Metal for the big boys
There is a passage on the blurb that the wonderful people in the Nuclear Blast press office wrote about the second PÄNZER album that will – if you are a man of lets say a certain age -make you want to get your horns up and polish the studs on your belt until they sparkle.
Here’s what it says: “Contemporary heavy metal sounds like kindergarten,” he gruffly complains. “Just look at the bands getting really big right now: Pop melodies and nonsense.”
“He” is right too. MV has often, in our own curmudgeonly way, got upset about kids in skinny jeans and baseball caps looking like they’ve just got out of River Island’s window shouting at you and calling it music, it’s just when this “he” says it, people give a shit.
Because PÄNZER is the vehicle that Schmier uses to play metal and given that he’s also been the frontman in German thrash metal royalty Destruction since 1982, that makes the four piece a pretty serious deal.
Much has changed since the debut record. Not least Herman Frank has done one and they’ve added the amulet to their name. Replacing Frank on guitar here is Hammerfall’s Pontus Norgren to provide razor sharp solo’s, and they’ve added a second guitarist too, in the shape of V.O. Pulver who produced their debut.
Consequently, what is on offer here is Incredibly menacing and is served up with a massive hint of violence. For example, there is a song here called “Skullbreaker” which is delivered with such intent it almost does seem as if they are going to reach through the speakers to smash your face in.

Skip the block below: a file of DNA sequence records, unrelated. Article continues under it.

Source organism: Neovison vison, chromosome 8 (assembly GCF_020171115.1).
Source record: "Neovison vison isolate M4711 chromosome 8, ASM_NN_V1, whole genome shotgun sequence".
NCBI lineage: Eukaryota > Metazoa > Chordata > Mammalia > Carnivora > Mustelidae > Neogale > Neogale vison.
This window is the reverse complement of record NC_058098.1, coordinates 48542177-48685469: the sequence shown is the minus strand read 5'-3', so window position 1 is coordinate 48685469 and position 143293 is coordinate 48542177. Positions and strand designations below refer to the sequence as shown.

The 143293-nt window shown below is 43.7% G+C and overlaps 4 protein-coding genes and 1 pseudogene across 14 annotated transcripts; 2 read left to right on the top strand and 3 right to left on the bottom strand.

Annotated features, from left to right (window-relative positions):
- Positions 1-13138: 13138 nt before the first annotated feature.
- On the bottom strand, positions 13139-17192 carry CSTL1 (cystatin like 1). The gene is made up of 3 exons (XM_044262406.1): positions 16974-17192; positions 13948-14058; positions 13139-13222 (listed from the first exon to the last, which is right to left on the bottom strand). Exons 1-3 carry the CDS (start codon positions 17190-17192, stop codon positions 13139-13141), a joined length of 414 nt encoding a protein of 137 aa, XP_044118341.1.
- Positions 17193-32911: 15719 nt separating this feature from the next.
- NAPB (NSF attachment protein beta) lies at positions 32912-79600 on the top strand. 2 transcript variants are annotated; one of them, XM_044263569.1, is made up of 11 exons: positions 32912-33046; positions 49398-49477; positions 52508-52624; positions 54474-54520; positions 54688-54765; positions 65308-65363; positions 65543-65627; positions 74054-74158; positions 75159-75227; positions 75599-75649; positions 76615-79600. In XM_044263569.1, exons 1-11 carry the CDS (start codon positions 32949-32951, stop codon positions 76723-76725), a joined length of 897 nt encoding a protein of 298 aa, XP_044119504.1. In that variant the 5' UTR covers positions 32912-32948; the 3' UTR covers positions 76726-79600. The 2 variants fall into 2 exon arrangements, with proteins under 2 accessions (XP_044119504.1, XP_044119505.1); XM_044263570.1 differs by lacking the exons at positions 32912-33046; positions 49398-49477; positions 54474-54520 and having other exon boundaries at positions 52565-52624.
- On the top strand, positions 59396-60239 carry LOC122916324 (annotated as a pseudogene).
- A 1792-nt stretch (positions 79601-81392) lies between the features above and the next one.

For all that, though, “…. Command” is a mighty – and mightily enjoyable opus, one which was clearly a labour of love for the quartet. There is no suggestion here that this is anything other than gifted metal musicians doing what they were born to do.
That much is immediately clear from the off. The vicious “Satan’s Hollow” offers the thought “don’t shit where you eat, even animals have that pride, and the rest of it is similarly ready to set the world to rights over a beatdown.
The title track is a good old-fashioned gallop like on the first three Maiden records, “We Can’t Be Silenced” amounts to their state of the union address as the engine room of bass and drums positively pummels, while “I’ll Bring You The Night” has a real “Countdown To Extinction” era Megadeth vibe about it.
Writing music like this is almost second nature to them. “Scorn And Hate” operates in more power metal circles, but it is no less fun as Norgren really lets himself go, and “Afflicted” seethes with a mixture of anger and potty mouthed glee.
Only working at two speeds – fast and faster – the 11 songs here are a thrilling ride. “Bleeding Allies” is fist pumping fury, “The Decline And Downfall” offers something a little more deliberate, but the way Schmier part snarls, part sneers his vocals means that wherever it goes, the record is only interested in havoc.
There are no let ups. The machine gun riffery of and the tank like opening to “Mistaken” would elsewhere be up front rather than in the deep cuts like here, and the drums are crashed on the concluding – and somewhat eerie – “Promised Land” as if lives depend on it.
“The Final Command” is ferociously heavy, crushing and it is right up for a scrap, but it is metal in its purest form. Put it this way, there is no hint of anything to do with the suffix of “Core” here. The songs here amount to an order from PÄNZER that you must obey. Do not, whatever you do, disappoint them.